For nearly four decades, Roman Totenberg and his precious violin danced on major orchestra stages around the world. It was crafted by Antonio Stradivarius in 1734.
But Totenberg’s intimate relationship with his rare instrument came to a shocking end. NPR legal affairs correspondent Nina Totenberg has unfolded her family’s true crime story many times, but it never gets old.
“In 1980 my father — who was then also the head of the Longy School of Music in Cambridge — played a recital there,” she recalled.
After he stopped to chat with friends outside his office, Roman Totenberg experienced a nightmare. “When my father returned to gather up his beloved Stradivarius — his musical dancing partner, as he put it, of 30-some-odd years — was gone," Nina Totenberg said.
For the lifelong musician, who started playing as a child prodigy, it was like losing a limb. The theft captured international headlines and the FBI swooped in. Only an estimated 600 Stradivarius violins still exist.
But Nina said her father’s robbery case remained cold for decades. When people asked the Boston University professor if he thought his violin would ever be found, he said (as Nina Totenberg recited, recreating his Polish accent): “After I have kicked the bucket."
Sadly, he was right about that – and about the culprit. The lifted Strad reappeared in 2015, three years after Roman Totenberg died at the age of 101.
“The thief was the person my father always thought it was,” Totenberg said, “a guy named Phillip Johnson, who was an aspiring musician. He was not a student of my father's, but I think his ex-girlfriend was. And my dad was just very suspicious of him.”
After Johnson died in 2011, his ex-wife found a locked case, and inside it, a beautiful violin that said it was made in Cremona, Italy in 1734. Appraisers and the FBI determined it was Totenberg’s after the family confirmed its telltale pearl pegs.
His daughters were ecstatic and wrote a check for $100,000 to pay the insurance so they could reclaim their dad’s multi-million-dollar Strad. What they wanted most, though, was to find a new, passionate and compatible dance partner for the storied violin.
“We wanted to make sure it was going to be played in great concert halls around the world where my father played it until it was stolen,” Totenberg said, “Our thought was we needed to get that fiddle played because these violins don't prosper when they're just kept away.”
Finding the right player wasn’t easy for a few reasons, she explained. Her father’s Strad is relatively large and doesn’t fit every musician’s physique.
“Each instrument is an individual,” she said, “like a dance partner, they respond differently.”
After it was found Mira Wang, a Totenberg protege, struggled to play her former teacher’s Strad for its public debut in 2017.
Eventually a match was made, though, through Rare Violins of New York, the seller and shop that worked with Roman Totenberg’s instruments. They had helped him find a Guarneri to replace his stolen companion. The experts there also restored the recovered Strad after it was hidden away and not used for years.
In the end, a well-heeled, anonymous buyer offered to purchase the Ames-Totenberg Stradivarius (George Ames played it in the 1800s, hence the name), but only if a consortium was created that would loan exquisite and expensive instruments to young, rising musicians.
The first person to be paired with Roman Totenberg’s Strad is 19-year-old Julliard student Nathan Meltzer, “who plays so much like my father it's eerie,” Totenberg mused. “My father was a romantic player, he played with a great deal of emotion and I think Nathan does, too," she said.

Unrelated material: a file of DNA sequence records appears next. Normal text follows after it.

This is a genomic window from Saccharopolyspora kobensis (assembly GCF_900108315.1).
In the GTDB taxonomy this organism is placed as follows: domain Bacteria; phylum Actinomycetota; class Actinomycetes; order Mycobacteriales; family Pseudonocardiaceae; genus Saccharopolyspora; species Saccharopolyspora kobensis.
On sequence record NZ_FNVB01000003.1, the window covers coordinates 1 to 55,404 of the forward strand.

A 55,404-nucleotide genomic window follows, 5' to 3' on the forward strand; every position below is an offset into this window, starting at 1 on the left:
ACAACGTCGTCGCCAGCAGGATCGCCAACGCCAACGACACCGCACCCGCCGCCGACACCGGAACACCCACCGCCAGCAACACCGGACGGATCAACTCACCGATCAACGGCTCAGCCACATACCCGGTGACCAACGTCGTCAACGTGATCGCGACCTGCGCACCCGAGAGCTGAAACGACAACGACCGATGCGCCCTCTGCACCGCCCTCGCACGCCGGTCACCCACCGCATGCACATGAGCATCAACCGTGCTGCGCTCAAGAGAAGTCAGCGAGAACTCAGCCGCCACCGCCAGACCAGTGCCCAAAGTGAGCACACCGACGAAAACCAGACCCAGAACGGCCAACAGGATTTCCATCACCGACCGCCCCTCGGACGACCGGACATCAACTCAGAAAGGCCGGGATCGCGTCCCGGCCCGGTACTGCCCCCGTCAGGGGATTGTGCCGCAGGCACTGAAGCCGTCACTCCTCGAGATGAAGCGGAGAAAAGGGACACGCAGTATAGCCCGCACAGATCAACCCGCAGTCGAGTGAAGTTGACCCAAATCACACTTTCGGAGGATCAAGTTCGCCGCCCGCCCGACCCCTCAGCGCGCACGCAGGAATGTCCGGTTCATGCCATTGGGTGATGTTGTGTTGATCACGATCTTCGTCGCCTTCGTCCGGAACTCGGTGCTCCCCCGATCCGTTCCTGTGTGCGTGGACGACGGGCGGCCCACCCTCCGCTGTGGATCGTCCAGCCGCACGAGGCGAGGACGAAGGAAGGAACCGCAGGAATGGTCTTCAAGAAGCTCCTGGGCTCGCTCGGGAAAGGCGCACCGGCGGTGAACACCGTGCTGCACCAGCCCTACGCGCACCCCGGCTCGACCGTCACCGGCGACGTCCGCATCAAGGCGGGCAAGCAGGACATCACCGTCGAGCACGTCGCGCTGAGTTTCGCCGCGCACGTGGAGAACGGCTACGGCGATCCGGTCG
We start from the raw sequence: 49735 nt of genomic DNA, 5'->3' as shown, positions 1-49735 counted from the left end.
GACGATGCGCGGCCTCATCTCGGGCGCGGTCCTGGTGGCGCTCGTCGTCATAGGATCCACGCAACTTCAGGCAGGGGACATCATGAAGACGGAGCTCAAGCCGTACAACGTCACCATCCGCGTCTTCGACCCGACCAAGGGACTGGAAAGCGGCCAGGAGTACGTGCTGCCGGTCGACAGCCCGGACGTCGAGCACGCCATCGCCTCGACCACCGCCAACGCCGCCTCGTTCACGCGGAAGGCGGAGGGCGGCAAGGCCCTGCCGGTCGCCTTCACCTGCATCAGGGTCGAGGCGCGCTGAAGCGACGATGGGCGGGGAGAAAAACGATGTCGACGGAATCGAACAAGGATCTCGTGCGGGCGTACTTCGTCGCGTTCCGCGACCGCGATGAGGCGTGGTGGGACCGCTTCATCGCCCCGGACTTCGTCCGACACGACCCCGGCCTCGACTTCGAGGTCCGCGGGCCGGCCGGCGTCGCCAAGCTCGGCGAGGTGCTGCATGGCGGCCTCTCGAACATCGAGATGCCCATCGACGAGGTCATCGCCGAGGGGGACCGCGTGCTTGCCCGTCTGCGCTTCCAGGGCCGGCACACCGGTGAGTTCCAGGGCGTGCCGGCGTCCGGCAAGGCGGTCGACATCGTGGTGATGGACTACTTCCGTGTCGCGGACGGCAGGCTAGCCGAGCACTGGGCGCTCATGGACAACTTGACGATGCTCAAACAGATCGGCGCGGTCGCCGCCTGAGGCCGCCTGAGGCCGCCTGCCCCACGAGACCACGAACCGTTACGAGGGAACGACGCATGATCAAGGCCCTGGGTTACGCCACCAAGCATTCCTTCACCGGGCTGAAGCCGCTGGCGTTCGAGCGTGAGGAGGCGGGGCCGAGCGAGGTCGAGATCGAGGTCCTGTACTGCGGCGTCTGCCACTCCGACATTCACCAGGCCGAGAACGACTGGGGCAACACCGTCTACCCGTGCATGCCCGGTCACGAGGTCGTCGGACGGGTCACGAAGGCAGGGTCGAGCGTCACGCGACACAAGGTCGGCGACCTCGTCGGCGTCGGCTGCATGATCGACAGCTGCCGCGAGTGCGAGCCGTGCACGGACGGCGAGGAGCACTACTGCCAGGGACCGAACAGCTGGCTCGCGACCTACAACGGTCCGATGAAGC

Now Meltzer is bringing his new violin to the Longy School of Music, where it once disappeared behind the legendary performer and pedagogue’s back. The location’s weighty history isn’t lost on the young musician.
“The very same hall,” Meltzer said, “which is great and inspiring — and also slightly frightening.”
Over the past year, he’s been discovering the violin’s masculine, silky, vocal qualities — along with imprints he feels Totenberg left after playing it for so long.
“It's such a dark and resonant instrument,” Meltzer explained, “And his general musical voice was a very, very soulful one.”
Since receiving the violin, Meltzer said everywhere he goes musicians and past students talk about the influence Roman Totenberg had on their lives.
Nina and her sisters have been sharing stories, videos and recordings with Meltzer, including their father playing Franck’s Violin Sonata in the 1950s.
“It's also a piece that I hold very dear to my heart,” Meltzer said, “It was the icing on the cake to know that Mr. Totenberg enjoyed it as well. And listening to that recording I hear all the aspects of the piece that I really enjoy, and I also hear a lot of aspects that I hadn't noticed before.”
Meltzer wanted to play it at Longy’s “Homecoming” performance because he feels the composition’s story connect to Roman Totenberg’s experience of love and loss with his violin. When the music turns angsty and tumultuous, Meltzer thinks it evokes the deep heartbreak Totenberg felt after his Strad was stolen. Then the storm clears and the final movement brings a celebratory release of tension – like the relief so many people feel now that Roman Totenberg’s Strad is back in action.
Nina Totenberg looks forward to seeing Meltzer, her family and her father’s friends at a place where this long lost violin’s journey can come full circle.
“It really does bring tears to my eyes every time I think of returning to the scene of the crime and making it a happy occasion out of it,” she said, adding that there won’t be any dry eyes among the sisters. But there will be plenty of watchful eyes – the new violin guardian's included.
When asked about that Meltzer replied, “I'm not going backstage unless I have the violin in my hand.”
This segment aired on November 15, 2019.